If you are drawn to this article, you are probably trying to find out what hides behind “low-code” phrase. I’ll try to provide you with an explanation.
According to wikipedia:
“A low-code development platform (LCDP) provides a development environment used to create application software through a graphical user interface instead of traditional hand-coded computer programming. A low-coded platform may produce entirely operational applications or require additional coding for specific situations.”
So, what does it really mean?
From my perspective the actual meaning of this definition is not focused on the way you use a tool to build an IT solution, but the competences you need to have to do so.
“Traditional” approach to software creation requires knowledge of one (or more) programming languages as well as complex development frameworks. With LCDP you just need general competence in IT. It’s enough to build a complete system, in most of the cases: without writing even a single line of code.
Moreover, you don’t need bother with several common aspects of application development:
- technical architecture,
All those areas are covered within LCDP itself.
Ok, let us now zoom out and look from the perspective of a team or an organization.
Such a development paradigm shift dramatically changes definition of poeple needed to build IT solutions. Instead of an army of seasoned coders of Java or C#, more business-oriented people can be engaged (they are often called Citizen Developers). It significantly simplifies and speeds up the development process, as the same people who define requirements for the system can build it with LCDP.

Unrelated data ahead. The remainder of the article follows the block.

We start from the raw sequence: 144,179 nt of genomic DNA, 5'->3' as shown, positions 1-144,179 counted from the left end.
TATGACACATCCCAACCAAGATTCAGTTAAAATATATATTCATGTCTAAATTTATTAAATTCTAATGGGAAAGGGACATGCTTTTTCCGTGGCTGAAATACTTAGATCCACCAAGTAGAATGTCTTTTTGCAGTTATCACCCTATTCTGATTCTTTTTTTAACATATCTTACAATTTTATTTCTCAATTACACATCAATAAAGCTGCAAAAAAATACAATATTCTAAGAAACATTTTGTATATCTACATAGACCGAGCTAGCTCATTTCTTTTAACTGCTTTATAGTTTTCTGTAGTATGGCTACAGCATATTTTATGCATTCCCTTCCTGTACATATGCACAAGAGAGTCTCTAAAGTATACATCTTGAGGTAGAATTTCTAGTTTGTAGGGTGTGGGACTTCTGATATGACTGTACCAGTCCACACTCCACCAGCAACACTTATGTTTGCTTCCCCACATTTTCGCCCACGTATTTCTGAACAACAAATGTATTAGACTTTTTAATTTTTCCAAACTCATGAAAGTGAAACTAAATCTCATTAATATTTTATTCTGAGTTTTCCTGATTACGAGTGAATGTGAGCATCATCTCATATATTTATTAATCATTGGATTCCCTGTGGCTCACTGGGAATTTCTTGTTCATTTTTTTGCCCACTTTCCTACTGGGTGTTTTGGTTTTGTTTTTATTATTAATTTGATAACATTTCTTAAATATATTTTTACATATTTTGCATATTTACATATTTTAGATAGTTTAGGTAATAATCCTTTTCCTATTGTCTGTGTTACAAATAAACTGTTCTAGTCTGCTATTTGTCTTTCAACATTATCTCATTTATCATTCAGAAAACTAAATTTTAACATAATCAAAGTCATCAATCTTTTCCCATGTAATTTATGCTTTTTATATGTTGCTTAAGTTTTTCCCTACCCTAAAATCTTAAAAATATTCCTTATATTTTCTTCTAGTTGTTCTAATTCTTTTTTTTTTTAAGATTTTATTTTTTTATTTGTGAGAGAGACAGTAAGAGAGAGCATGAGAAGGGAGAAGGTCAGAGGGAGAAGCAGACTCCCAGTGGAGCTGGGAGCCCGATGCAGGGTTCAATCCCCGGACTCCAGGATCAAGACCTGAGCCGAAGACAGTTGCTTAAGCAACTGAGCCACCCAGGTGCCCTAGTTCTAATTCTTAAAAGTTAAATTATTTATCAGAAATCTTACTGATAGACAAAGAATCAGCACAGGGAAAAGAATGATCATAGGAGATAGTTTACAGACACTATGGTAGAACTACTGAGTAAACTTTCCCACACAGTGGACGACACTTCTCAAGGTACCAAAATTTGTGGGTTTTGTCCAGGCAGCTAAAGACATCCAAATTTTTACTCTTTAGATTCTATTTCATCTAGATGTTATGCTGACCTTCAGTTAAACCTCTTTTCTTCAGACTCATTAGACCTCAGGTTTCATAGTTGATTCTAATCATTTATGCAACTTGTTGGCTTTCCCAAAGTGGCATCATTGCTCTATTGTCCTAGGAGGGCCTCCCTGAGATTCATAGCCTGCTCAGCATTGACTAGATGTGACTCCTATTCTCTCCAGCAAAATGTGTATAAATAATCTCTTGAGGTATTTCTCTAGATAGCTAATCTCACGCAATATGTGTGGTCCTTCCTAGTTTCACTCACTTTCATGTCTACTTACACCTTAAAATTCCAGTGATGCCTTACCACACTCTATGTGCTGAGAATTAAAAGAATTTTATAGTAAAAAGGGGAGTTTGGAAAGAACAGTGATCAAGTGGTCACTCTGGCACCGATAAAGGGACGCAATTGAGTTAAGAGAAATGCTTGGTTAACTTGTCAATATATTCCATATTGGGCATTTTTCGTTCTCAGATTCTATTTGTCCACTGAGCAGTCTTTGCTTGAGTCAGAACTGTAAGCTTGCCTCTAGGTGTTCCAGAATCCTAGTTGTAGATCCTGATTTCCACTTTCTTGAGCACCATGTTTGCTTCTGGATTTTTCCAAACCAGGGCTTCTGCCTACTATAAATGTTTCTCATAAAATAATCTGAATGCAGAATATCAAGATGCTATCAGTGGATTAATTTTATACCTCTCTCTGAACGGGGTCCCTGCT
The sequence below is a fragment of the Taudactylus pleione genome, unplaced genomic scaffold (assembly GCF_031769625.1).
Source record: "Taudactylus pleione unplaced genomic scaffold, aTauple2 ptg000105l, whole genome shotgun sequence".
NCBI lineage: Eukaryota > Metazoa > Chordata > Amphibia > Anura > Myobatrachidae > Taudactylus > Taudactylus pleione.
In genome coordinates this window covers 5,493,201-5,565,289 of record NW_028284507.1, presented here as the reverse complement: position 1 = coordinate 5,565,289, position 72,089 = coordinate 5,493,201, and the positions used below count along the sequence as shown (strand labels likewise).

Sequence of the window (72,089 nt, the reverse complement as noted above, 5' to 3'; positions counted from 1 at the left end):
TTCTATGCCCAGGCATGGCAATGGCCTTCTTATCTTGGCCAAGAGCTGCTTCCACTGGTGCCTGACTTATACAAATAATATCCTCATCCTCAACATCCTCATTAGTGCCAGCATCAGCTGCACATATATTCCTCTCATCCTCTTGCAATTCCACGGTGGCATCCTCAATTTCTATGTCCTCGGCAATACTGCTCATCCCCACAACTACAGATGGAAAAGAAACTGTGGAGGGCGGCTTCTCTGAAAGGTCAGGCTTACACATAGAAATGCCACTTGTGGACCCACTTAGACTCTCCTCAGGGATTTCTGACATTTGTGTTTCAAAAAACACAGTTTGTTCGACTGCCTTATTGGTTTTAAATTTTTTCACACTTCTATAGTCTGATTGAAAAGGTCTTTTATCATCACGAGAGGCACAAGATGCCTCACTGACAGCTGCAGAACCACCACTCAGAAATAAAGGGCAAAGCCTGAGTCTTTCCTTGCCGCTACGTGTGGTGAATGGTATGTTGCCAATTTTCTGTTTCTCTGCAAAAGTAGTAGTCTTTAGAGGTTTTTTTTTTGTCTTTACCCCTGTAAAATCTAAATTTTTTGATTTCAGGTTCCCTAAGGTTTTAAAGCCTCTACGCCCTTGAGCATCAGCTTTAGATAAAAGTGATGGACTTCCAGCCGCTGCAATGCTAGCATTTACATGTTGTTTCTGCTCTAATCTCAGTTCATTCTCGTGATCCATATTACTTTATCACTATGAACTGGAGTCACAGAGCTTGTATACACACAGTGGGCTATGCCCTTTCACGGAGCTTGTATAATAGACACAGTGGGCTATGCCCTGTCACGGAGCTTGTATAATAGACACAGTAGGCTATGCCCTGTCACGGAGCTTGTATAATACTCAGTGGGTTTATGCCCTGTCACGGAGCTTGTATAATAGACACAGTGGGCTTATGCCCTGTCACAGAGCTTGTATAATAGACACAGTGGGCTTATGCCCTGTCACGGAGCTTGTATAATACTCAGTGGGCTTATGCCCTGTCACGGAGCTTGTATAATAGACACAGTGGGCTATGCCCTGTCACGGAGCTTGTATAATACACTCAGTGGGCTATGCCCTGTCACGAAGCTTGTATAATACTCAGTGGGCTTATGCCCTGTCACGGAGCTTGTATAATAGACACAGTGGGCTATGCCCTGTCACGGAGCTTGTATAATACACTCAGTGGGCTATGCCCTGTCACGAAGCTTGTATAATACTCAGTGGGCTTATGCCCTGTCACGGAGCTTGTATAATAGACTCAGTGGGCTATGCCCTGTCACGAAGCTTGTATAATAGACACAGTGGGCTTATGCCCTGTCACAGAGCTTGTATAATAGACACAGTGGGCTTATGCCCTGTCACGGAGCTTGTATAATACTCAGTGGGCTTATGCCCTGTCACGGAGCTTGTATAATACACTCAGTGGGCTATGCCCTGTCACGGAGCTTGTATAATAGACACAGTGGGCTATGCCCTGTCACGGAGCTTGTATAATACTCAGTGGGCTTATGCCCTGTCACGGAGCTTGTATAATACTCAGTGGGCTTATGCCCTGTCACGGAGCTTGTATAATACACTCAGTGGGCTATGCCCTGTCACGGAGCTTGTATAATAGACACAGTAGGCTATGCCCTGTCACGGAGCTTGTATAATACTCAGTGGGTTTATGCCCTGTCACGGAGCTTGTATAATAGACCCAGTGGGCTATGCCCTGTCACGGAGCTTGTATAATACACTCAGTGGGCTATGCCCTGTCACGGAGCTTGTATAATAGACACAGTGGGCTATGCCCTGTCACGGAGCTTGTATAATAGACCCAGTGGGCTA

Thanks to that we can see low-code as the answer for shortage of coders we experience nowadays. At the same time it is rapidly growing area of software development market. GARTNER predicts that by 2024, low-code application development will be responsible for more than 65% of application development activity.
It’s worth to mention that the low-code development platforms market is not homogenous. Tools called “low-code” today vary in terms of purpose, functionality and history. In consequence, the market splits into several segments:
- Business oriented solutions that allow to expand their functionality to some extent. In most cases they are focused on delivery of out-of-the-box business functionality and configuration is just part of their added value. There can be Contact Center, CRM, Document Management platforms, to give some examples.
- Platforms specialized in selected areas. Such tools are best of breed tools but in very narrow areas. Examples may be: Mobile native apps, integration and data processing, workflows etc..
- General purpose platforms. They are oriented to deliver complete environment allowing to build standalone business solutions with all aspect required. The strong side of this group is that they are business agnostic and allow to cover variety of business processes of an organization.
Thus, the choice of LCDP is no trivial and there is no clear answer, which is the best. To select the proper one firstly you should answer the question about the area in which you intend to use it and what is the real problem you are trying to solve.
Head of Business Development for VSoft archITekt
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